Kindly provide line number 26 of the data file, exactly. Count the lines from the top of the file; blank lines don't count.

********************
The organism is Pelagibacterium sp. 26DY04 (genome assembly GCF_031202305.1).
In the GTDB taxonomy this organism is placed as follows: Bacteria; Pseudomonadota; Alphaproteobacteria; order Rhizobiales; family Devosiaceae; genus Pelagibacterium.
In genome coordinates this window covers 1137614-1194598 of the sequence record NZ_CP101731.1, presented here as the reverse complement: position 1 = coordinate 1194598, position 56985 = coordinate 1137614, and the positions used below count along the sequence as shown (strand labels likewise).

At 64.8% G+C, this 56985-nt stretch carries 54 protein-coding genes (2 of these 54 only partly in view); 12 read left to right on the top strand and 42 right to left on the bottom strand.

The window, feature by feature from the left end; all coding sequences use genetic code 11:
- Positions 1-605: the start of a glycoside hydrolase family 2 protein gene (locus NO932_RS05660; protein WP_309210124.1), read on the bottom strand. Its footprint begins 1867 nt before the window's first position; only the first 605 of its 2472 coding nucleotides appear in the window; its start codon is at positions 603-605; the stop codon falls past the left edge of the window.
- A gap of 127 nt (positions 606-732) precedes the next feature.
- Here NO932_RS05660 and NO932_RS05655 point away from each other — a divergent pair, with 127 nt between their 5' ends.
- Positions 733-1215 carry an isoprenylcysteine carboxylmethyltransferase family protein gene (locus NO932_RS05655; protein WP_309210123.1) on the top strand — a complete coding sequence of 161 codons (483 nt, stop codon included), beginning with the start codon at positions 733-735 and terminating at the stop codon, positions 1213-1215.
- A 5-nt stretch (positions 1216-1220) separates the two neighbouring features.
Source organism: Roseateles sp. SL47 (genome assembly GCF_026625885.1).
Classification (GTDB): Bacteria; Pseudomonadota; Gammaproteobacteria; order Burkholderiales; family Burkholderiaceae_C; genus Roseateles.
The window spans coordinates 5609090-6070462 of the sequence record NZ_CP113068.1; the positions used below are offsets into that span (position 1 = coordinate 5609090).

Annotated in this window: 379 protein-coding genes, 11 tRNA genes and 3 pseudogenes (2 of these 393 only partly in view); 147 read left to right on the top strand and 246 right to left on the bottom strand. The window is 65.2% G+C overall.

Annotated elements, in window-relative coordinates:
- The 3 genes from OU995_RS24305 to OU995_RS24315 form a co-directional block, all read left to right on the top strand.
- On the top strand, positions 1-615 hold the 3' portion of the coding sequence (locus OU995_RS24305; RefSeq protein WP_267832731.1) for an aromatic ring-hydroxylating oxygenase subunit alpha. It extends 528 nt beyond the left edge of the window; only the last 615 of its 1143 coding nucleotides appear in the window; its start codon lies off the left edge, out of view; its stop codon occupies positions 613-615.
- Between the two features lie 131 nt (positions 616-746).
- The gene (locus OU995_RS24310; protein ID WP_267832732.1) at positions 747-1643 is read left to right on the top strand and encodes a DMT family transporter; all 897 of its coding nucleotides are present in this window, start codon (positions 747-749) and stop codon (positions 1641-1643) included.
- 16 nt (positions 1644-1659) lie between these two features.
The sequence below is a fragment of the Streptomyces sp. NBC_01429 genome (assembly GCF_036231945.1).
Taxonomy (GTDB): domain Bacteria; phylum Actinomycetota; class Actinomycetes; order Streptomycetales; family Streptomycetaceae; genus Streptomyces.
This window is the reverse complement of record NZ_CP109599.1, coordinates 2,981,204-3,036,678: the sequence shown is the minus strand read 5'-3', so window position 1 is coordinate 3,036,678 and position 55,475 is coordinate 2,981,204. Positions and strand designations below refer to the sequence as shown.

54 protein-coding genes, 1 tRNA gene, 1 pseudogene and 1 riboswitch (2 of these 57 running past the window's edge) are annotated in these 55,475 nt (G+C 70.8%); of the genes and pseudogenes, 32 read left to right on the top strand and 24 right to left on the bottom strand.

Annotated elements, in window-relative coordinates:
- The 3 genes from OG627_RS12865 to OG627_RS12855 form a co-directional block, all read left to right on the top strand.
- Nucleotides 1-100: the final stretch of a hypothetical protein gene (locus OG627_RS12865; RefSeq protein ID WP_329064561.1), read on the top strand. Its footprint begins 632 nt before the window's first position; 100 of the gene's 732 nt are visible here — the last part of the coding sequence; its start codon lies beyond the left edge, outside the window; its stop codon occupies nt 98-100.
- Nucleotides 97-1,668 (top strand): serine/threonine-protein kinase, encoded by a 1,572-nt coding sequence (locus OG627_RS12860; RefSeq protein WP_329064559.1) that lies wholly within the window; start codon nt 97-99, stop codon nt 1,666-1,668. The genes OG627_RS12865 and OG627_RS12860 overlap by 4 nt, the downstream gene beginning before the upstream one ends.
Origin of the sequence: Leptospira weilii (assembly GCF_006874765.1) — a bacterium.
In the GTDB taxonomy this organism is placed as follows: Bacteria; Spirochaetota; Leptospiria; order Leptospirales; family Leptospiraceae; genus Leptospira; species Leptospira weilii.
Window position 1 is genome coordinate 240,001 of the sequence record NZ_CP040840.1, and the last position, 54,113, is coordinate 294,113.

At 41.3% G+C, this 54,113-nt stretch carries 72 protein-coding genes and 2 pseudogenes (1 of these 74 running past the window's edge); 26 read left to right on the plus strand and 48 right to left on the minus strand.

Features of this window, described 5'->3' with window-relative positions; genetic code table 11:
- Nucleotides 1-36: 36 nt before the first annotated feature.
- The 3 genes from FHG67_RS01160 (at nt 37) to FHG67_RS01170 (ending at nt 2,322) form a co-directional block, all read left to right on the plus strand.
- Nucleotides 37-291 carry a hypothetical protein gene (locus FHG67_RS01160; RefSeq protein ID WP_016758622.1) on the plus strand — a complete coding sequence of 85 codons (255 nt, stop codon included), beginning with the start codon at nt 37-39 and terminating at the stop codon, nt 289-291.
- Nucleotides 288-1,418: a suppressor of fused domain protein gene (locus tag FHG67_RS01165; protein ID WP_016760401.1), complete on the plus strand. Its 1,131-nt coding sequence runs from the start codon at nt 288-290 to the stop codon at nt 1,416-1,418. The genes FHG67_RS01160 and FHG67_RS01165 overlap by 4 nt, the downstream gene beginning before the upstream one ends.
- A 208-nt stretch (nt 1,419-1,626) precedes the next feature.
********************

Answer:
- The 3 genes from OG627_RS12865 to OG627_RS12855 form a co-directional block, all read left to right on the top strand.